Regarding property settlement law, there is actually no presumption of equal division of property. The Family Court considers the extent of the assets to be distributed, the financial and non-financial contributions of both the partners and their current and future financial needs, in order to decide on how to divide the property.

 

This article will help you to understand whether the distributions of property are just and equitable and the respective shares received by each of the partners are in accordance with their current and future needs.

 

The final step in determining a property settlement matter is to assess if the settlement meets the current and future needs of the partners and whether the said settlement is just and equitable.

 

Current and future needs take into account a range of things, including:

Age and state of health of each of the partners;

Income, property and financial resources of each of the partners and their physical and mental capacity for appropriate gainful of employment;
Whether any of the partner has the care or control of a child of the marriage who has not attained the age of 18 years;

Commitments of each of the partners that is necessary to enable the partner to support:

Himself or herself;
A child or another person that the party has a duty to maintain; and
The responsibilities of either partner to support any other person.

 

According to the Section 79(2) of the Family Law Act 1975 (the Act), a Court shall not make any Order unless it is satisfied that, in all the circumstances, it is just and equitable to make such an Order.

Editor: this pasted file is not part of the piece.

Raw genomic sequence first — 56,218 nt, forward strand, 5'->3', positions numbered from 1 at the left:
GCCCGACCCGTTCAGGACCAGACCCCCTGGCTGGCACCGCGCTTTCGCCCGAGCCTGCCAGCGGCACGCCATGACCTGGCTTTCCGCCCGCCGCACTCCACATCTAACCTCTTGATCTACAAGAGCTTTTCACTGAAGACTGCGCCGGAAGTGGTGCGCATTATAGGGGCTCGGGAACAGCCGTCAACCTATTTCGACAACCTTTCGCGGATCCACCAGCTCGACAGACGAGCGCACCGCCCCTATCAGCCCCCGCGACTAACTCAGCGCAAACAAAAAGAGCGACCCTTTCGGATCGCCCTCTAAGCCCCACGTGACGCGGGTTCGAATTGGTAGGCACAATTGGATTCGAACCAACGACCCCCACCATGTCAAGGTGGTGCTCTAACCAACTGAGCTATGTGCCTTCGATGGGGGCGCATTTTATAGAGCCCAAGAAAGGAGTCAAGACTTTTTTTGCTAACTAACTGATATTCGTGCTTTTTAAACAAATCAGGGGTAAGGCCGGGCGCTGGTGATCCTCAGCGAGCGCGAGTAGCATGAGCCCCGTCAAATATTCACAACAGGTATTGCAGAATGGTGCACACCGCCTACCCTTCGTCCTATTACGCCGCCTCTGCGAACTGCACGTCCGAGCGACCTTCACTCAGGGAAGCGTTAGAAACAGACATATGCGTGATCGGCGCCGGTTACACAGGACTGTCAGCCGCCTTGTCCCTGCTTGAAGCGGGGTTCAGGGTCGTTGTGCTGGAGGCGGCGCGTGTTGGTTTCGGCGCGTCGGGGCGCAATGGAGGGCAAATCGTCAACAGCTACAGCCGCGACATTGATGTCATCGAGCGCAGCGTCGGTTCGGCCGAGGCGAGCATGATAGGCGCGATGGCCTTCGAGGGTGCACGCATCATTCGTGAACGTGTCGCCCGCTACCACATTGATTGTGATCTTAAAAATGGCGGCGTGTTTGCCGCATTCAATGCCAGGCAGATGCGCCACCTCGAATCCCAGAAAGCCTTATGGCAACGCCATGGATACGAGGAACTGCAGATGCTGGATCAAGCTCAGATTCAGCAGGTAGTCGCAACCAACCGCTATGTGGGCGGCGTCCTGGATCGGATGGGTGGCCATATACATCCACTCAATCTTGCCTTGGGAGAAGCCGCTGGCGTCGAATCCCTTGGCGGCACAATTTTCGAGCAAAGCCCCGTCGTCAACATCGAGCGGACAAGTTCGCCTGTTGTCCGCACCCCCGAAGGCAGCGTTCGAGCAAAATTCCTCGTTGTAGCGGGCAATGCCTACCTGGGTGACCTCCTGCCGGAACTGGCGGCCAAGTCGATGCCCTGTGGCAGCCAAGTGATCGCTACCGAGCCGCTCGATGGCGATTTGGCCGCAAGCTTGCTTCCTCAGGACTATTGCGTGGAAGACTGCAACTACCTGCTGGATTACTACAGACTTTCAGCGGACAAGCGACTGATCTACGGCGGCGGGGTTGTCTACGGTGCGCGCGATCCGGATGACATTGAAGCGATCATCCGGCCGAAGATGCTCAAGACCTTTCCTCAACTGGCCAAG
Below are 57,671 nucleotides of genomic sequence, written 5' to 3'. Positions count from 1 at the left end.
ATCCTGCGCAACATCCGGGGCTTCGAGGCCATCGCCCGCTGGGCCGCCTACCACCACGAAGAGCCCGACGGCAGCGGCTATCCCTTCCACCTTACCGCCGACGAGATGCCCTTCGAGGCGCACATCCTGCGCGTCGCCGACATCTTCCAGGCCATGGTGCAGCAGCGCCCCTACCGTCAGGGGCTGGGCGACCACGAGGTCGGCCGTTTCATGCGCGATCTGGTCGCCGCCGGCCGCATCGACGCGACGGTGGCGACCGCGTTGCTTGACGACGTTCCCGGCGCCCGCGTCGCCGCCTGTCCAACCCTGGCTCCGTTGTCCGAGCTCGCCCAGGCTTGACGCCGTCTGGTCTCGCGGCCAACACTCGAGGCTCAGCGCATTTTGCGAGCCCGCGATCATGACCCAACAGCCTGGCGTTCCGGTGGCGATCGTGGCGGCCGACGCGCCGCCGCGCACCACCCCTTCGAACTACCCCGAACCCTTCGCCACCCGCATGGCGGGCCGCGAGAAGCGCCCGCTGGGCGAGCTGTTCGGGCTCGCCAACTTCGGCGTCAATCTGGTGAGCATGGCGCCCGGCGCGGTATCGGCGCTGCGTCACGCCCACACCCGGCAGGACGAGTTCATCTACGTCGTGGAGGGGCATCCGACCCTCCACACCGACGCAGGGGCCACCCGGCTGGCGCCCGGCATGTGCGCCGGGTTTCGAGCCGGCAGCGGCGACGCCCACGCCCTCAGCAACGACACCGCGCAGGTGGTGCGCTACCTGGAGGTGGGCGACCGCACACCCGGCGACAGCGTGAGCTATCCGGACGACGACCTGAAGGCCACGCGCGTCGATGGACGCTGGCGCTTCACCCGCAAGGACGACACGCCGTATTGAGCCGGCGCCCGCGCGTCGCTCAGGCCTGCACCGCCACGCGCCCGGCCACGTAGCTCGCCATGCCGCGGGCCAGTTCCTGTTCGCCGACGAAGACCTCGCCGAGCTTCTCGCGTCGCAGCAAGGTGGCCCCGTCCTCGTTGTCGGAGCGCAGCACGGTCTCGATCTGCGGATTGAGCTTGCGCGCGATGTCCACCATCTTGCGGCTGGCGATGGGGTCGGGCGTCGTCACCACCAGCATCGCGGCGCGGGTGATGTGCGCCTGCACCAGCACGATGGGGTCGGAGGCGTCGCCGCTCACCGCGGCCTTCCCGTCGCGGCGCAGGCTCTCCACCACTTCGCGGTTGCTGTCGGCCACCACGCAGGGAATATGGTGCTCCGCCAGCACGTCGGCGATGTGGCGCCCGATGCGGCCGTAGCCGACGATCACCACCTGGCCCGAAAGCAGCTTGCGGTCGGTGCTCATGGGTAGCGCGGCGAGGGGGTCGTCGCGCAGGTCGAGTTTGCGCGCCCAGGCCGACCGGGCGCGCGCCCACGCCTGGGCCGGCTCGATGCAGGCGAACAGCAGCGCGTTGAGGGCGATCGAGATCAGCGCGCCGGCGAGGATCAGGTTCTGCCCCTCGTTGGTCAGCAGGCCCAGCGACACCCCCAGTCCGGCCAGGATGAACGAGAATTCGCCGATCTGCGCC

The Court at first takes into account all the matters in Section 79(4) of the Act, such as age and state of health of each of the partners and then considers whether it is just and equitable to make such an Order.

 

The primary objective of this step is to determine whether the proposed settlement is fair, taking into account the contributions made by each of the partners towards their relationship and their individual current and future needs.

 

It is recommend by our Solicitors to seek legal advice whenever a settlement process is in course so as to check whether the said settlement is just and equitable between your partner and you. Our team of experts at Owen Hodge Lawyers are always ready to help you in this regard and will endeavor to help you in achieving the best possible results.

A Formal and Enforceable Will
Can A Carer Make A Claim On The Estate?
Can I Disinherit My Wayward or Estranged Child in my Will?
Contesting A Will – The Court Procedure
Current and Future Needs
Dementia and the Law
Executor: Defending a Contested Will
Family Members ‘Moral Duty’ To Make A Family Provision
Family Provision Act Claims
Intestacy And Family Provision
How to Contest a Will – The Process

Other Factors the Court can Consider in Family Provision Claims
Protect your Inheritance against a Claim
Settlement of a Claim on a Estate
Spouses Claims Against Estates Using Binding Financial Agreements
Two Stage Process pf Family Provision Claims
Family Provision Act allows Wills to be contested
Make a Claim
Contesting A Will

– The ‘No Win, No Fee’ Promise when Contesting a Will

Grandchildren Contesting Wills

How can we help?


Fill out the form below and we’ll get in touch with you to discuss how we can help